When I stepped off the scale at my annual doctor appointment when I was nine years old, my mother jumped on right after and exclaimed, “Look! I weigh less than you.” I still remember the smell of the office and the afternoon light on the walls. It was like everything froze in time. That immediate and stinging comparison, her pride in a number, a number as my value — all at a time when my body was developing and growing — had a huge impact on me. To put it simply, like many women, I’ve struggled with my body image over the years.
Getting pregnant at 40 was a pivotal part of my recovery. It reintroduced my body to myself as something capable of amazing things such as creating and carrying life. As a parent, it’s my job to teach my daughter body positivity and help her grow to be strong, healthy and confident.
Raising girls to have a healthy body image is complex and takes intentional, consistent attention. Unfortunately, there’s no magic moment when you’ve given her all she needs, but here are four places to start:
Deal with your own stuff. The scale example required me to unpack the ways my mother shaped my view of my body, food and womanhood. Becoming a role model forces you to deal with your stuff. Early in my teaching career, I unwittingly became a role model for the girls in my classes as they watched me for cues about body image and weight. They noticed how I talked about myself, other women, food and exercise. Dealing with my stuff has allowed me to raise my daughter with a healthy self-image. Dealing with your stuff starts with being more conscious of your deeply ingrained beliefs and stereotypes and challenging them.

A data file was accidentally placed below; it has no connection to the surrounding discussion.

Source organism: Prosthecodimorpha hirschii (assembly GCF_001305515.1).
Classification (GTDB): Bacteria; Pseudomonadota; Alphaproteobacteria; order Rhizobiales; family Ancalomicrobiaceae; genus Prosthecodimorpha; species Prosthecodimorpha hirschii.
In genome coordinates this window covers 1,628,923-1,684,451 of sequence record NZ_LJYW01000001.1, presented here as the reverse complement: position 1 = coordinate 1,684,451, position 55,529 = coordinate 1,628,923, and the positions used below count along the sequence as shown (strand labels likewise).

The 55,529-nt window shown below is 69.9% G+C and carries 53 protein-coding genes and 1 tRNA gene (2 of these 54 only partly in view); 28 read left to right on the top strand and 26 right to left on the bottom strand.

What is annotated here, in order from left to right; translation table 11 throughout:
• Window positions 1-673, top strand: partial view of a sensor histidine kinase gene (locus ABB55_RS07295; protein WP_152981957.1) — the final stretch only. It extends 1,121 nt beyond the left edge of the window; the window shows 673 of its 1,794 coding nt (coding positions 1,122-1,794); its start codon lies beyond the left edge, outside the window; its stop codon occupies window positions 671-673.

Keep her moving. Whenever possible, get her involved with activities that connect her to her physical body in fun and empowering ways (such as Girls on the Run!). Encourage her to develop physical skills and experience all the amazing things her body can do. My daughter has tried t-ball, soccer and ballet — and I want her to know her body can tumble, throw, kick, twirl, run, skip and glide. I want her to know that her body is more than an object. Keeping her active will get trickier around middle school. You will need to be creative, but don’t let her drop out! The Heart & Sole program for 6th-8th grade girls is the perfect opportunity to keep her motivation going.
Be her lens. Sweat the small stuff. Don’t let others’ comments about your daughter’s body — or anyone else’s body, for that matter — slide. Ever since she was little, whenever strangers or familiar people would comment, “She’s so beautiful,” I would respond with “and smart and funny, too.” When we are bombarded in the checkout line by photoshopped magazine covers, I start a discussion: “That’s interesting. What do you think about what you’re seeing? How does it make you feel?”
Create allies. Recently, I had to ask my sister to stop making negative comments about herself in front of my daughter. It was hard to gather the courage to say this, but she hadn’t noticed she was doing it, and it forced her to deal with her stuff (see above). The men in a girl’s life have an enormous impact on self-image as well. Be sure the men in your daughter’s life understand how small comments matter and how silence matters as well when the situation calls for it.
Raising a girl with a healthy body image is complicated but so worth it. If she can be free of limiting, external expectations about her body, then she can be free to truly be herself and unleash her limitless potential.